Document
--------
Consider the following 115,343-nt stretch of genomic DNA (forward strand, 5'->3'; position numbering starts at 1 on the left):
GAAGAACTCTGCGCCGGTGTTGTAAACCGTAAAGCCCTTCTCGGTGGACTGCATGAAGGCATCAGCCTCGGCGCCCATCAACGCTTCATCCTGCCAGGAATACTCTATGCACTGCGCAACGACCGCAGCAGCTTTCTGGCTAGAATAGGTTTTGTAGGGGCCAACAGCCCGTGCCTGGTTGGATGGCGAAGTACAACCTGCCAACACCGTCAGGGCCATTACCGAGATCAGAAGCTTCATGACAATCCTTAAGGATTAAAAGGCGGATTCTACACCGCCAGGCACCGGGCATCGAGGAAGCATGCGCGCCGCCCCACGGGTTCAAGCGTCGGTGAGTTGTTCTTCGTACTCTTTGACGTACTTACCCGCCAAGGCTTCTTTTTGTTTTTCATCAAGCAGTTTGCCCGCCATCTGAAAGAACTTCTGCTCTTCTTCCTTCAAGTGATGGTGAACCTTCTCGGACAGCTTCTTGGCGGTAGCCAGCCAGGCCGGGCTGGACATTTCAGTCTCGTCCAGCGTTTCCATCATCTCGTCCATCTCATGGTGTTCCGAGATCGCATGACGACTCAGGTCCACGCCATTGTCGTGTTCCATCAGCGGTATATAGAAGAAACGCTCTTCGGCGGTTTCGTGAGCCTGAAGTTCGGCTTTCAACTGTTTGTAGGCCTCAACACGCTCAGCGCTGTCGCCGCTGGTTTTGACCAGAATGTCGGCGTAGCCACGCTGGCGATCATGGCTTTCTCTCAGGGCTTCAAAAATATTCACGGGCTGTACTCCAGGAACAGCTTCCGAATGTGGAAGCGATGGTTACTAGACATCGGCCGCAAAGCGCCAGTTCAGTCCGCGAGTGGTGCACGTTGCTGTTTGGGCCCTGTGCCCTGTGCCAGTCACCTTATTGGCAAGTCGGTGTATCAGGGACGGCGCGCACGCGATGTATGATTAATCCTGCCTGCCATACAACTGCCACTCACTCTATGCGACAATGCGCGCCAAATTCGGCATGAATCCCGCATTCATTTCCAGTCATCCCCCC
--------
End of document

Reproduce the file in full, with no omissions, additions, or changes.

Consider the following 115,343-nt stretch of genomic DNA (forward strand, 5'->3'; position numbering starts at 1 on the left):
GAAGAACTCTGCGCCGGTGTTGTAAACCGTAAAGCCCTTCTCGGTGGACTGCATGAAGGCATCAGCCTCGGCGCCCATCAACGCTTCATCCTGCCAGGAATACTCTATGCACTGCGCAACGACCGCAGCAGCTTTCTGGCTAGAATAGGTTTTGTAGGGGCCAACAGCCCGTGCCTGGTTGGATGGCGAAGTACAACCTGCCAACACCGTCAGGGCCATTACCGAGATCAGAAGCTTCATGACAATCCTTAAGGATTAAAAGGCGGATTCTACACCGCCAGGCACCGGGCATCGAGGAAGCATGCGCGCCGCCCCACGGGTTCAAGCGTCGGTGAGTTGTTCTTCGTACTCTTTGACGTACTTACCCGCCAAGGCTTCTTTTTGTTTTTCATCAAGCAGTTTGCCCGCCATCTGAAAGAACTTCTGCTCTTCTTCCTTCAAGTGATGGTGAACCTTCTCGGACAGCTTCTTGGCGGTAGCCAGCCAGGCCGGGCTGGACATTTCAGTCTCGTCCAGCGTTTCCATCATCTCGTCCATCTCATGGTGTTCCGAGATCGCATGACGACTCAGGTCCACGCCATTGTCGTGTTCCATCAGCGGTATATAGAAGAAACGCTCTTCGGCGGTTTCGTGAGCCTGAAGTTCGGCTTTCAACTGTTTGTAGGCCTCAACACGCTCAGCGCTGTCGCCGCTGGTTTTGACCAGAATGTCGGCGTAGCCACGCTGGCGATCATGGCTTTCTCTCAGGGCTTCAAAAATATTCACGGGCTGTACTCCAGGAACAGCTTCCGAATGTGGAAGCGATGGTTACTAGACATCGGCCGCAAAGCGCCAGTTCAGTCCGCGAGTGGTGCACGTTGCTGTTTGGGCCCTGTGCCCTGTGCCAGTCACCTTATTGGCAAGTCGGTGTATCAGGGACGGCGCGCACGCGATGTATGATTAATCCTGCCTGCCATACAACTGCCACTCACTCTATGCGACAATGCGCGCCAAATTCGGCATGAATCCCGCATTCATTTCCAGTCATCCCCCC